LM317 a linear component. In this case, that means any voltage that it drops is dropped as a result of resistance. Drop more voltage at the same current? Dissipate more heat. Allow more current at the same voltage? Dissipate more heat. In this case, the LM317 doesn't gain you anything over using a plain old potentiometer to control the motor speed. Both will dissipate the extra power as heat.
For PWM, you will use (usually) a 555 chip as a timer. That part of the circuit will include a potentiometer to vary the 555's output (the duty cycle or percent time the output is on). The circuit may have a maximum or minimum output, like 95% or 5%. Then you will use that output signal to rapidly switch the motor on or off, usually by switching its power with a MOSFET or BJT (Darlington unless the motor is tiny). Since the power is mostly on or off with very little time in transition (for transition is where the voltage is dissipated in the transistor as heat), the circuit is more efficient. Will the motor like its power being pulsed like that? I'm not sure, but you can post details of the motor and someone more educated than me will tell you.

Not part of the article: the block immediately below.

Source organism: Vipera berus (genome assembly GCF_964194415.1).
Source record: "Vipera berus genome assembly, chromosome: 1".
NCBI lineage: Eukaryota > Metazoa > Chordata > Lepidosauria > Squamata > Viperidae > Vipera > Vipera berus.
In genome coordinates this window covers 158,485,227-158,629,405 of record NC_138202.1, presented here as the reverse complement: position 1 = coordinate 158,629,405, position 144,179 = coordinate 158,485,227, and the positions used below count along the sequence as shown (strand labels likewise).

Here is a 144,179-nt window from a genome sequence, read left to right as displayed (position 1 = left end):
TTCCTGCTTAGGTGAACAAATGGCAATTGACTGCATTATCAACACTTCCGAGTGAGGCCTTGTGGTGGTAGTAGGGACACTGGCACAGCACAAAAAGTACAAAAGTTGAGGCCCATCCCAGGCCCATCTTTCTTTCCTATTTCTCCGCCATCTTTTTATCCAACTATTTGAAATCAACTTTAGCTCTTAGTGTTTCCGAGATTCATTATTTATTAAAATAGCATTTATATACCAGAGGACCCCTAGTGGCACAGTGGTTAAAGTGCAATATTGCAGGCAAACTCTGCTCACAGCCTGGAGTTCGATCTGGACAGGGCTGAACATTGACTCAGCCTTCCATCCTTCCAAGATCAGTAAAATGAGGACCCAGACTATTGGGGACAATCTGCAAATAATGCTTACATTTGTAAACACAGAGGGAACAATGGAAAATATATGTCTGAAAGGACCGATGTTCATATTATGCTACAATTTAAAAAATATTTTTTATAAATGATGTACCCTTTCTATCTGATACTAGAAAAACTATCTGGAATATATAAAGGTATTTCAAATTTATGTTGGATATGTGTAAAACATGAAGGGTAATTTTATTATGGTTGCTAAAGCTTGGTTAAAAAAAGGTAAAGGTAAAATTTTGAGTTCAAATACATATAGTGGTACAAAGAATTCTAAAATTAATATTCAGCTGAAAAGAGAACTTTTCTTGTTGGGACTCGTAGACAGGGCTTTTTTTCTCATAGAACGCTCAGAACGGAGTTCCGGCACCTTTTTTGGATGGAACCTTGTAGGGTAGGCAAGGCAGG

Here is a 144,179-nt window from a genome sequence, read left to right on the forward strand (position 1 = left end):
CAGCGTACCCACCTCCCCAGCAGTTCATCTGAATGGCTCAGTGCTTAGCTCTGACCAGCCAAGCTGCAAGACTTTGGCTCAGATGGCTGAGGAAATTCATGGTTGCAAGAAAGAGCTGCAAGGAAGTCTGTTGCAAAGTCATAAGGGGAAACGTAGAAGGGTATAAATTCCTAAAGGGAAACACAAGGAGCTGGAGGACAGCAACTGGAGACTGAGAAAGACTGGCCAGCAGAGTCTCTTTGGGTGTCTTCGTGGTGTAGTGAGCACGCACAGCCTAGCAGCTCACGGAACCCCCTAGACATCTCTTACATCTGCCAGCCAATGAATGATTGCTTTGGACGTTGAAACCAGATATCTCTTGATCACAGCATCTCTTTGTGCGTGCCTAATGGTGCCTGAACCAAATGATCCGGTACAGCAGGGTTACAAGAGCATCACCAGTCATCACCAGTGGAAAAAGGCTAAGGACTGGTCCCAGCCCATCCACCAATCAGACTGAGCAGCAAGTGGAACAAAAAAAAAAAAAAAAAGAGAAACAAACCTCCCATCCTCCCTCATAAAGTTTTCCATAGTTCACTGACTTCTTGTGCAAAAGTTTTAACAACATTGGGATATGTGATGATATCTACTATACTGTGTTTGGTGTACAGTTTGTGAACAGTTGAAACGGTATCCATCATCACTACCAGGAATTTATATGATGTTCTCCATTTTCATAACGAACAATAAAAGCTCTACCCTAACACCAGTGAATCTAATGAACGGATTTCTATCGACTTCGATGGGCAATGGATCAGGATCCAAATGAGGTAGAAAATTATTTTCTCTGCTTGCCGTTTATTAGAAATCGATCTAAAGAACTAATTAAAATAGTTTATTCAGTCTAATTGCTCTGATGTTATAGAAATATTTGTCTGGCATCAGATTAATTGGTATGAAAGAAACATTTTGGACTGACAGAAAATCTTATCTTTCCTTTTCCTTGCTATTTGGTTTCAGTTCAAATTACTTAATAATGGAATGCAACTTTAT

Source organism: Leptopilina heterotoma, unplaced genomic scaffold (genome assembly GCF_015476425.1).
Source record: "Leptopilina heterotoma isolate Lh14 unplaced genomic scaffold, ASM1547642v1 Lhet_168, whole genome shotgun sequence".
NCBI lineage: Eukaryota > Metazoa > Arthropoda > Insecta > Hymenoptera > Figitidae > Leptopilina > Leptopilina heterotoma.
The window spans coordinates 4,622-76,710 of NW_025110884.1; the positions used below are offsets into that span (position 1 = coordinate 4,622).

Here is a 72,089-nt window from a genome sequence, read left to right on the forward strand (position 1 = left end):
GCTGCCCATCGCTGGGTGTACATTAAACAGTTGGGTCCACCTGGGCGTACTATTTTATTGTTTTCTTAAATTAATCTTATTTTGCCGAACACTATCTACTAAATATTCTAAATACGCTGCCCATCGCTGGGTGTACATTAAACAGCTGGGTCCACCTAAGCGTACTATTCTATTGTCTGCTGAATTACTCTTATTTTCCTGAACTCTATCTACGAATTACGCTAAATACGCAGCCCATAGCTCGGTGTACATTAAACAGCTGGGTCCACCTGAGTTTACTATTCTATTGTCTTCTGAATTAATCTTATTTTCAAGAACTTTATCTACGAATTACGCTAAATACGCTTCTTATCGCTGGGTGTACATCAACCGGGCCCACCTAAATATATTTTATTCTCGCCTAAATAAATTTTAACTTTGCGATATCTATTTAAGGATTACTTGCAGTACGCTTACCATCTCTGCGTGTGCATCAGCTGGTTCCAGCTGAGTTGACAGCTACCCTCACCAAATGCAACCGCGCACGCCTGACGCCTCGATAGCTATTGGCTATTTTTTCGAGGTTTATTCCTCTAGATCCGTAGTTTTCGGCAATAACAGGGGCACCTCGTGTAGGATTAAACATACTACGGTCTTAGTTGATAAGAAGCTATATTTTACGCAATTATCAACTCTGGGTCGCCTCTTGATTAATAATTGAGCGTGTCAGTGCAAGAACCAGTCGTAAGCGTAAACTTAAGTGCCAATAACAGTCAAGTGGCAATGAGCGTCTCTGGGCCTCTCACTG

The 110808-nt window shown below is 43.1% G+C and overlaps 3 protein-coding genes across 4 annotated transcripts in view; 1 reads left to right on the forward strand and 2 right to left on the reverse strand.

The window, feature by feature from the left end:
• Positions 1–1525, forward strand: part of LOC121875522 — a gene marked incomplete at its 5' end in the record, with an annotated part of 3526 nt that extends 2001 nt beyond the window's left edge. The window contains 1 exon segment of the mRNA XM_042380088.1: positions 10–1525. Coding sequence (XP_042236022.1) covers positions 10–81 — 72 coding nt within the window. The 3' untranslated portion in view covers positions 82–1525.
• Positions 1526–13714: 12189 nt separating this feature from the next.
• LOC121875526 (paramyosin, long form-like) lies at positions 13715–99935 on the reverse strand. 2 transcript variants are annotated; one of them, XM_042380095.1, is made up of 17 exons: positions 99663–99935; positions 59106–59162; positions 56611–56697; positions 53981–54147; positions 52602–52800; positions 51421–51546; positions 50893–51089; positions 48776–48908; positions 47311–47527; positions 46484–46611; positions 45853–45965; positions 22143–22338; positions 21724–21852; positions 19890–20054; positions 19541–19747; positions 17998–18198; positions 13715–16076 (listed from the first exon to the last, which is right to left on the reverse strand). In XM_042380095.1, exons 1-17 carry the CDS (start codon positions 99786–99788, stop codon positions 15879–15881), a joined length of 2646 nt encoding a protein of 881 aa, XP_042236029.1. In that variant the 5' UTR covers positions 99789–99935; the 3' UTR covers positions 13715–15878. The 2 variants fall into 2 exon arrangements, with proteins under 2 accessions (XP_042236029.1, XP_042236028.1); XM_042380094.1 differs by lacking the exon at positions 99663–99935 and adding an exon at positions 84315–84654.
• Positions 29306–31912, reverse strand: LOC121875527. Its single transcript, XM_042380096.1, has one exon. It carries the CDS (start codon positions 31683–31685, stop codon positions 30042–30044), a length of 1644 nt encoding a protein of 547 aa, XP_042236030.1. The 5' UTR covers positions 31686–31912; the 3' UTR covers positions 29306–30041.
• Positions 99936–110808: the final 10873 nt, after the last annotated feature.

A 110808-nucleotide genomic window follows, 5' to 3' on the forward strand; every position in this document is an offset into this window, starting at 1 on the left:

To choose between a MOSFET and a BJT, look at how much power will be dissipated by each. The MOSFET will present a resistance when it's on (you can see this as a graph in the data sheet), and the BJT will present an almost constant voltage drop.